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From Art to Heart

Six years ago, I met a doe-eyed Desi poet (who refused to call herself one then) on Instagram. When I scrolled through her posts, I noticed how passionate and considerate she was in voicing her thoughts with delicate words. And we instantly clicked, talking about everything from poems to life problems. I opened up to her about my first-ever written poems. 

And even though they were as if written by a kindergarten child, she encouraged me, she supported me, and that’s what made me love her. She had probably seen many more extraordinary poems written by others, yet she still chose to help me, and through her, my words grew more and more beautiful with each conversation. 

Three years ago, I received the news that left me in a state of complete devastation. Rahila Didi had gotten into an accident while riding her scooter during the kite festival. I refused to believe it. But as time passed on, the realisation dawned on me that she’d never reply to my messages sent asking if she’s okay. The realisation dawned on me that she wouldn’t respond to my informal poem drafts. 

And our last conversation a few days before the accident was about how we had to meet up someday and have a debate over the many things we both are passionate about – poetry, life lessons, metaphors, female representatives, justice for the world. Little did we know the day would never come, at least not in this world. I hear people say “death is uncertain” often, but never did I actually believe those words until that day. 

She’s one of the reasons I started posting my poetry on Instagram, which is why my poetry account exists. She encouraged me to do better. She’s an angel indeed. It’s still unbelievable that I won’t get to rant to her about my writers’ block, how she’d comfort me that it’s all-natural. She’s my greatest inspiration, and no words can describe how much she has inspired me to do better. 

I’ll miss talking to her about how disgusting math is, about my past lovers, about how cats are better than people, and her comments on my posts. I know Allah has rewarded her Jannah (paradise), for she’s a soul loved by many. My dream is to publish my own book, and in case I accomplish my goal, I’ll make sure I dedicate it to her.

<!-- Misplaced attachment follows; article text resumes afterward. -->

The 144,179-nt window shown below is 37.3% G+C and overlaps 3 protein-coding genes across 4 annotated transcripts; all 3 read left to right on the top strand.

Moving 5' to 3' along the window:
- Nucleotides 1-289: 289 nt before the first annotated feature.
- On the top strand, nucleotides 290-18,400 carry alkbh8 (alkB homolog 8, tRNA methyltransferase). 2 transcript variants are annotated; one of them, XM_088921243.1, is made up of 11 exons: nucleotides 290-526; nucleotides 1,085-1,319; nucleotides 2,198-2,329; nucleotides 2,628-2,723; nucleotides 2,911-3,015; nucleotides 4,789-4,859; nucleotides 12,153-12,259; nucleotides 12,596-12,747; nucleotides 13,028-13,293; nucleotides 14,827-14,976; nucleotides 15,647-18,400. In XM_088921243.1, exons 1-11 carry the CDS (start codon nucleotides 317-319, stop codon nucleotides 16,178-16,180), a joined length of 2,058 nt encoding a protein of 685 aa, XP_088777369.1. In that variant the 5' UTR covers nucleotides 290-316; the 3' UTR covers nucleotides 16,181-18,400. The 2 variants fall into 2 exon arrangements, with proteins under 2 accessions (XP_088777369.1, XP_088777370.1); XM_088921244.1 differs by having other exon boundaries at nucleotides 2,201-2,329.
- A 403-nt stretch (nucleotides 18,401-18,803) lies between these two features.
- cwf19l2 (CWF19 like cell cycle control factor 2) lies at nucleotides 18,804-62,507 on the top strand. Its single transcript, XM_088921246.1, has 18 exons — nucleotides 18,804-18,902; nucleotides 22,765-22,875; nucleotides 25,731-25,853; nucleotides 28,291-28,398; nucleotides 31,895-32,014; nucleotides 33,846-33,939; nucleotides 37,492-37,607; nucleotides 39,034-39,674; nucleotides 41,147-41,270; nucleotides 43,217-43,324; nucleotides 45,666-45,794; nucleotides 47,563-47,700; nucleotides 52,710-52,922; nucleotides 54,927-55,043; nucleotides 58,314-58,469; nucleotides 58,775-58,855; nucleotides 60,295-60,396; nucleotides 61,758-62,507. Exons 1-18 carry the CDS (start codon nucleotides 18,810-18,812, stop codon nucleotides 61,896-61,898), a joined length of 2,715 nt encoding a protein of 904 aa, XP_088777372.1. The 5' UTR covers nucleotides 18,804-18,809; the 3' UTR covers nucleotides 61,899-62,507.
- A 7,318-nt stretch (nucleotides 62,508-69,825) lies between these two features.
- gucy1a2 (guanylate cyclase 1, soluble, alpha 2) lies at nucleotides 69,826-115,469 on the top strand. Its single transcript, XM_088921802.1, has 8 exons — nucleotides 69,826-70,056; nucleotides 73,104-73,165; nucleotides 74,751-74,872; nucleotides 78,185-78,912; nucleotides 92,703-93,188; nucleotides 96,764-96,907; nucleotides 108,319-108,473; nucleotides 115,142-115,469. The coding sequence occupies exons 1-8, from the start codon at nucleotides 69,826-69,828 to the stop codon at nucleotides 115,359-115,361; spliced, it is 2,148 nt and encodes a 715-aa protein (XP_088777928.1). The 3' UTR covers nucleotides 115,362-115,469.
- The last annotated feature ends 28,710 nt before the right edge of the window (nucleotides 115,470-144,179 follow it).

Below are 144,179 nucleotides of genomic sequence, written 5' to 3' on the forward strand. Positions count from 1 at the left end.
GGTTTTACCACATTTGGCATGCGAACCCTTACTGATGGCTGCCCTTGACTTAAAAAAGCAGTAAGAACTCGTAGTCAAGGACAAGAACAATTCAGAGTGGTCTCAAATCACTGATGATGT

Rahla Usman. My angel and guider. An angel who protected fiercely and a guider who guided sincerely. Just knowing she existed in some part of the world, putting on smiles on people’s faces just like she put one on mine, was enough for my heart’s content. 

Rahla Usman. A writer, an adventurer, a nature enthusiast, an animal lover. But most importantly, an inspiration. My inspiration. 

Everybody wants to become a hero to someone—a father to his son, a teacher to his student. Everybody deserves a hero in their lives, and Rahla Usman became mine when she told me to write for myself before writing for others’ pleasure. 

She taught me how other feelings are akin to ‘love’, which we often mistake for any different sort of immense emotions. Her words had a massive effect on me; I just had to listen. She was wise. From then on, I don’t blindly fall in love. I nudge, prod, and jab at my feelings. I question myself before admitting my feelings – is it really love? Or am I just longing for the attention? 

She redefined my passion for art. Her words are like home to me. No matter how far I go in life, I will always return to reminisce the birth of my words within hers. Her death has taught me a lot of things, and  one of the things is  to express my feelings openly, to share my love evenly. 

Most of the time, when someone dies, the person close to them starts reminiscing all their moments together and starts picturing the things they should’ve said to let them know about their feelings. This often results in them regretting not conveying their thoughts towards the other person earlier. 

She has inspired me in ways nobody has, and I’ve always made sure she knew this. I always told her how much she encouraged me and how thankful I am to her, and I’m happy she knew that there’s a girl like me who is inspired by her. 

This piece is dedicated to her, one of the most passionate women I know, to show the world my true inspiration and how great a writer she was.

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